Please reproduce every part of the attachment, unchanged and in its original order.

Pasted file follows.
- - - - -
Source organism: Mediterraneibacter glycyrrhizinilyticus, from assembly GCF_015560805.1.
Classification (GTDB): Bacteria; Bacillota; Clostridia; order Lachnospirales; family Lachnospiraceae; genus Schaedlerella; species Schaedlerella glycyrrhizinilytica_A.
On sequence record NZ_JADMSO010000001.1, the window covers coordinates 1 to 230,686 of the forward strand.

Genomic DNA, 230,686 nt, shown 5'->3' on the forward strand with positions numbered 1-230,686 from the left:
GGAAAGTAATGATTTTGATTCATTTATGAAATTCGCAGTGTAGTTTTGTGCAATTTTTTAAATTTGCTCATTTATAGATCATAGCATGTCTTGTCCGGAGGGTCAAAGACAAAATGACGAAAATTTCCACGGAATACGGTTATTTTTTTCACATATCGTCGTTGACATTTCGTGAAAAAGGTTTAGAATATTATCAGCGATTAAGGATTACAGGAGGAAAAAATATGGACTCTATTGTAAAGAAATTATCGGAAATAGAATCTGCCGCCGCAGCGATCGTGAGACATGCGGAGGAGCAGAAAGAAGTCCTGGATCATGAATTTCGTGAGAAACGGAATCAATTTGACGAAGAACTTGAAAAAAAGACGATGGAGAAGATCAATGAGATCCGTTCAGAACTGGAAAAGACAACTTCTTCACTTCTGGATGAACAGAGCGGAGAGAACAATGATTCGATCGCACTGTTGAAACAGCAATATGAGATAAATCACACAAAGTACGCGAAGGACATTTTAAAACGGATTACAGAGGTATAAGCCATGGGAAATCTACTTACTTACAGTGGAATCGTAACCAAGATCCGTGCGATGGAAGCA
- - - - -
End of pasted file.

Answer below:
Source organism: Mediterraneibacter glycyrrhizinilyticus, from assembly GCF_015560805.1.
Classification (GTDB): Bacteria; Bacillota; Clostridia; order Lachnospirales; family Lachnospiraceae; genus Schaedlerella; species Schaedlerella glycyrrhizinilytica_A.
On sequence record NZ_JADMSO010000001.1, the window covers coordinates 1 to 230,686 of the forward strand.

Genomic DNA, 230,686 nt, shown 5'->3' on the forward strand with positions numbered 1-230,686 from the left:
GGAAAGTAATGATTTTGATTCATTTATGAAATTCGCAGTGTAGTTTTGTGCAATTTTTTAAATTTGCTCATTTATAGATCATAGCATGTCTTGTCCGGAGGGTCAAAGACAAAATGACGAAAATTTCCACGGAATACGGTTATTTTTTTCACATATCGTCGTTGACATTTCGTGAAAAAGGTTTAGAATATTATCAGCGATTAAGGATTACAGGAGGAAAAAATATGGACTCTATTGTAAAGAAATTATCGGAAATAGAATCTGCCGCCGCAGCGATCGTGAGACATGCGGAGGAGCAGAAAGAAGTCCTGGATCATGAATTTCGTGAGAAACGGAATCAATTTGACGAAGAACTTGAAAAAAAGACGATGGAGAAGATCAATGAGATCCGTTCAGAACTGGAAAAGACAACTTCTTCACTTCTGGATGAACAGAGCGGAGAGAACAATGATTCGATCGCACTGTTGAAACAGCAATATGAGATAAATCACACAAAGTACGCGAAGGACATTTTAAAACGGATTACAGAGGTATAAGCCATGGGAAATCTACTTACTTACAGTGGAATCGTAACCAAGATCCGTGCGATGGAAGCA